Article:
Some of the information generated for approval in the E.U. relies on information generated for the approval process in the U.S. Further, applications in the U.S. almost always include field trials as applications include cultivation, while the majority of the applications for approval in the E.U. are for “import and processing” and not for “cultivation.” Thus, we avoid a statistical comparison of their total approval time as it would be theoretically flawed.
The situation in Europe is just one example of another regulatory problem faced by biotech pioneers. Even after a new trait has been approved in the U.S., that doesn’t necessarily mean the seeds are ready to be marketed. Given the global nature of today’s grain markets, approvals must also be gained from nations who want to import the GM product, usually to be used as animal feed.
Otherwise companies run the risk of finding themselves in the ugly situation encountered by Syngenta in 2013, when it sold a new corn seed that had not yet been approved in China. The corn, MIR 162, was approved in the U.S. in 2010. China, which is known to be slow with its GMO approvals, rejected thousands of tons of corn after testing revealed traces of Syngenta’s new seed. That, in turn, prompted lawsuits against Syngenta by corn growers, grain handlers and feed companies.
The overall issue of R&D cost was examined in a 2011 study for Crop Life International by Phillips McDougal, a consulting firm in the United Kingdom. The firm surveyed several of the major industry players, including Monsanto, Dow AgroSciences, Syngenta and Bayer CropScience, to develop a better picture of the price tag associated with bringing a new trait to market. The mean cost was $136 million. Among the biggest factors: $31 million for discovery, $28 million for breeding and field testing (to meet regulatory expectations), and more than $35 million for directly engaging the regulatory system. And that last segment may be on the rise:
Based on the results of the survey into the actual time associated with each activity stage of the R&D process, the overall time involved in regulatory testing and approval appears to have increased. If this trend is real and continues it could have a significant impact on the cost of regulatory testing and authorization in future years.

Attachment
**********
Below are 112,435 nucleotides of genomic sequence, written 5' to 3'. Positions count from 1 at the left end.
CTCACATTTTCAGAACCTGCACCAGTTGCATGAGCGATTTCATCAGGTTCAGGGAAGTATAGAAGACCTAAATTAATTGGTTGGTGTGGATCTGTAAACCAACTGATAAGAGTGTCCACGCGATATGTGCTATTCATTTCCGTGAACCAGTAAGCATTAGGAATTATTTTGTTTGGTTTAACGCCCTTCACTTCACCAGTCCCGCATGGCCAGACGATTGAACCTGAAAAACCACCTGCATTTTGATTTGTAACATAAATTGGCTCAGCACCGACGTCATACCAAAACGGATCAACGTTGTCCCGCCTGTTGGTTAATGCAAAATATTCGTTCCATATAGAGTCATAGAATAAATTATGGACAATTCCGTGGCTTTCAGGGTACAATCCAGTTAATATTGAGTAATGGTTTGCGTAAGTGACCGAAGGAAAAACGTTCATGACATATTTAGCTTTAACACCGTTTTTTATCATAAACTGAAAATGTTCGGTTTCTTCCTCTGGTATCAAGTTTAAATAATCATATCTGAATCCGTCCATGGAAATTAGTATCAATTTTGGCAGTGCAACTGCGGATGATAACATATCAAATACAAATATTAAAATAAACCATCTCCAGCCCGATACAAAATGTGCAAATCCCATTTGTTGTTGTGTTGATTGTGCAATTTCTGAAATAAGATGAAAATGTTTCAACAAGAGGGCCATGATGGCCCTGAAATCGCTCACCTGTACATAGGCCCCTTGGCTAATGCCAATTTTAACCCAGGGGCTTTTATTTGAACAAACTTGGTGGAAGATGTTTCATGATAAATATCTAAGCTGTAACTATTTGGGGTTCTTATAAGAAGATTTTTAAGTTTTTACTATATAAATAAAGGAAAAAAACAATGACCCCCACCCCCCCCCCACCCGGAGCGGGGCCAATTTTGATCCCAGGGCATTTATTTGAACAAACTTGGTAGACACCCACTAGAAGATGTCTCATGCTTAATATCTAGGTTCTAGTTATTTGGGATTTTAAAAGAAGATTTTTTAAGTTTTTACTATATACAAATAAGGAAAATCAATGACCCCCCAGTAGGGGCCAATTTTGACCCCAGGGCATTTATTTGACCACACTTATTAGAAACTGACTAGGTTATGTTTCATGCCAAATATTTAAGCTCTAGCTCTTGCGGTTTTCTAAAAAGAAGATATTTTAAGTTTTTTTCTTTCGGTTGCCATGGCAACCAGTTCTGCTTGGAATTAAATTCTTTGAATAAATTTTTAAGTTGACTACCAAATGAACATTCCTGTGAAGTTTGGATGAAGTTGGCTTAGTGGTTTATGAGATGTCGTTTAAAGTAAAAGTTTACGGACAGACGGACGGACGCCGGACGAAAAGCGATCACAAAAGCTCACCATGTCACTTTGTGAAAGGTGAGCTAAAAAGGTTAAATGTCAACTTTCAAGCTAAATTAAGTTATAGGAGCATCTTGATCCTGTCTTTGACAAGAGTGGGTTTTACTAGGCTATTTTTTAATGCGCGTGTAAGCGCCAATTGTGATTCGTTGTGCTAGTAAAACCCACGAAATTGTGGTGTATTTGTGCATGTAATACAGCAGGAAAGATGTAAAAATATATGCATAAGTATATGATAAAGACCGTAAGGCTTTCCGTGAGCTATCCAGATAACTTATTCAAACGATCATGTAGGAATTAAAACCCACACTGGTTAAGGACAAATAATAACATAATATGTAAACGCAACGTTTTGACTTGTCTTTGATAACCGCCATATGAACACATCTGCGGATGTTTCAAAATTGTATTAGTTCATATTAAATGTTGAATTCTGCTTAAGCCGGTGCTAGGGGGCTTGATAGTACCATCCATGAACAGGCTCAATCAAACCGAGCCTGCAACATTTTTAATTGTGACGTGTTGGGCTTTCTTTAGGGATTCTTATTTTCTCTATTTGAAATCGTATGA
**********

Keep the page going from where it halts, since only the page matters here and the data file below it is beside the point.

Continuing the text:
The high cost both in terms of time and money to bring a new GM trait to market is often cited as one of the limiting factors in developing plants and animals that could offer a wide range of benefits to the world.
Some GMO supporters point to the Rainbow Papaya as example of what genetic modification could do in a friendlier regulatory environment. The fruit was engineered to be resistant to ringspot virus, which had threatened to wipe out Hawaii’s papaya industry in the 1980s and 90s. The plant was developed by a university researcher with an assist from Monsanto, which provided its licensed technology for what the New York Times described as “almost nothing” (Monsanto receives no money from the cultivation or sale of the papaya.)
The fruit found a smooth path to commercialization. According to its inventor, plant pathologist Dennis Gonsalves, the papaya received its approvals from the FDA, EPA and USDA just two years after the start of the regulatory process allowing a much faster recovery by the island state’s papaya industry.
Economists and industry experts say the current cost/time equation is a contributing factor in the decisions by Monsanto and other large companies to focus most of their attention on products with the highest potential financial returns. It doesn’t make financial sense, for example, to spend $135 million developing a new variety of wheat that’s resistant to a pest found only in a few Wyoming fields or a fruit with a tiny market share. And there aren’t many small firms with the capital required to develop a new commercial GM trait. Peter Phillips, a public policy professor at the University of Saskatchewan, says regulatory over-reach is limiting innovation:
A patchwork of poorly harmonized global regulations incentivize biotech companies to bypass smaller markets, placing crop and nutritional benefits and innovations out of reach of consumers and farmers with the greatest need. Regulatory programs that ensure timely review and public policy approaches that provide stability in the process will incentivize innovative companies of all sizes to pursue ongoing advances in biotechnology innovation and research.